Early life[modifier | modifier le code]
David St. Claude Billiot began his life in poverty as the son of a fleeing criminal. His first language is French as spoken by the Houma Nation of Louisiana, though he himself was born in Mississippi. In his first years, the family included his father, an older brother, a younger brother and a frequently changed step-mother. His first memories are of living in a car as his father travelled across the country to avoid capture by police. He first attended school in the state of Mississippi but could not complete kindergarden there because he did not at that time speak English which is a requirement of that state. He did understand how to read and write in English but had no speaking ability. When David was seven the family moved back to New Orleans Louisiana; but at this time David still did not attand school. After several years in New Orleans, the family moved to Hahnville Louisiana in St. Charles Parish just outside New Orleans. At the age of eleven David began school and was placed in the Third grade due to state regulations. Upon learning to adequetly communicate in English and with the help of several Fracophone teachers David proved to have an intellect beyond what anyone would have expected. David did not have a very plesant social life since he was not accepted by students becuase of his age or becuase of his accademic ability. He was noted as the only American Indian at the school and the only non black along with his brothers to live in the housing project which was close to the school. Not being white and living in the projects was enough to cause many of the white students to exclude David from their social interactions, while not being black and maintaining a general distaste for sports and a tendency to read made him an oddball in the black community that he normally found himself in. He continued to display great ability in accademics and was eventually placed in the Gifted and Talented Program after being tested for IQ and being Tested as Gifted in Drama. Even in the more advance classes he continued to make all A's and teachers began to make preporations to send David to allow him to skip a grade. It was during this time that David converted to Catholicism in opposition to the violent wishes of his father who had left the Church early in hisown life and was a devout atheist.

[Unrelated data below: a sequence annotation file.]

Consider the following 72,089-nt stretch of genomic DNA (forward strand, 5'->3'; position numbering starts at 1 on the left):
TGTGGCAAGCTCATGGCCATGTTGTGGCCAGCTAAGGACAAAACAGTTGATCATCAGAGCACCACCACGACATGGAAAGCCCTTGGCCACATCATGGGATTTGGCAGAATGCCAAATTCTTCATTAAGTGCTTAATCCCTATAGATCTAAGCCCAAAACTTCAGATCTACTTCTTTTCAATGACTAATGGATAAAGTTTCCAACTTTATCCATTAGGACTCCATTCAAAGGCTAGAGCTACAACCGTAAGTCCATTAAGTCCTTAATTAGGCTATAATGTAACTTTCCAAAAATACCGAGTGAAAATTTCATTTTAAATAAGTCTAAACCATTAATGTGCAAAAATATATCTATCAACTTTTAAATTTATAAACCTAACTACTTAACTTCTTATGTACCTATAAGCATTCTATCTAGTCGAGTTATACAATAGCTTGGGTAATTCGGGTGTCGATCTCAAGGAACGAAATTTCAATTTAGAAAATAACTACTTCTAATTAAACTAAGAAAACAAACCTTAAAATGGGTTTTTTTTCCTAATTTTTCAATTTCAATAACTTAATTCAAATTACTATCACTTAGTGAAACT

When David was fourteen his father was arrested and David was not to see him again until he was attending College. David was placed in foster care of the state of Louisiana when he was moved between many different foster homes. He continued his high level of accademic achievement even though his school changed many times during this period. Even though he had skipped a grade and could easily get into college after high school the problem presented to David was the fact that he would turn eighteen well before he could graduate. The domestic situation in many foster homes was not what David wished to continue so like many students in foster care he considered dropping out and leaving foster care upon his eighteenth birthday and getting a job or entering the seminary. There was however another option. The Louisiana School for Math, Science and the Arts in Natchitoches Louisiana would allow him to graduate after he turned eighteen and he would be in a boarding school environment what would be better suited to his needs than a foster home. The difficulty with this plan is that this school is extremely hard to get into and is ranked as the Number One High School in North America and maybe the world. The selection process was not easy but David was accepted to enter the school in order to complete his last two years of high school.
At the Louisiana School, or LSMSA, he continued to impress teachers with his intellect. He continued his study of Latin at the school as well as drama. He is also noted as having become a Eucaristic Minister in the local Catholic Church while in attendance at LSMSA.
After LSMSA he attended LSU and recieved a degree in Political Science. He began several companies while in college as well as after college but his main employment was in Sales for other companies.
Following Hurricane Katrina David was left with a failed business; another had failed before following 9-11; no home and the company he worked for closing its doors. David then moved from the New Orleans area to Japan where he currently teaches English in elementary school and has a side company that deals with teaching and translating Latin, French, English and Japanese.